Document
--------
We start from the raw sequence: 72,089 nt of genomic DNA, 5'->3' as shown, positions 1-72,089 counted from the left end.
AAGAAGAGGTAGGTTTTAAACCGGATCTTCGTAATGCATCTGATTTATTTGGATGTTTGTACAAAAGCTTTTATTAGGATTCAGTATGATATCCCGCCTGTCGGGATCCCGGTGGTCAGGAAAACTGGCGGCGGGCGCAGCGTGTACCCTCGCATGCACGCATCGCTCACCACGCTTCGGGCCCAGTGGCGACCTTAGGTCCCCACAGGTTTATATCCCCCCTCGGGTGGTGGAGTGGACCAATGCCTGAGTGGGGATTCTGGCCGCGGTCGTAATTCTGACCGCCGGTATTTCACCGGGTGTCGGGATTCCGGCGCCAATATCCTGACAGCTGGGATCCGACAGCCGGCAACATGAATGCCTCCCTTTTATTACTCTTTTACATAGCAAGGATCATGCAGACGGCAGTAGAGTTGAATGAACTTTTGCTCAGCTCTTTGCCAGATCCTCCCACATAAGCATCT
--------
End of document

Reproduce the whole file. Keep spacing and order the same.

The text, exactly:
We start from the raw sequence: 72,089 nt of genomic DNA, 5'->3' as shown, positions 1-72,089 counted from the left end.
AAGAAGAGGTAGGTTTTAAACCGGATCTTCGTAATGCATCTGATTTATTTGGATGTTTGTACAAAAGCTTTTATTAGGATTCAGTATGATATCCCGCCTGTCGGGATCCCGGTGGTCAGGAAAACTGGCGGCGGGCGCAGCGTGTACCCTCGCATGCACGCATCGCTCACCACGCTTCGGGCCCAGTGGCGACCTTAGGTCCCCACAGGTTTATATCCCCCCTCGGGTGGTGGAGTGGACCAATGCCTGAGTGGGGATTCTGGCCGCGGTCGTAATTCTGACCGCCGGTATTTCACCGGGTGTCGGGATTCCGGCGCCAATATCCTGACAGCTGGGATCCGACAGCCGGCAACATGAATGCCTCCCTTTTATTACTCTTTTACATAGCAAGGATCATGCAGACGGCAGTAGAGTTGAATGAACTTTTGCTCAGCTCTTTGCCAGATCCTCCCACATAAGCATCT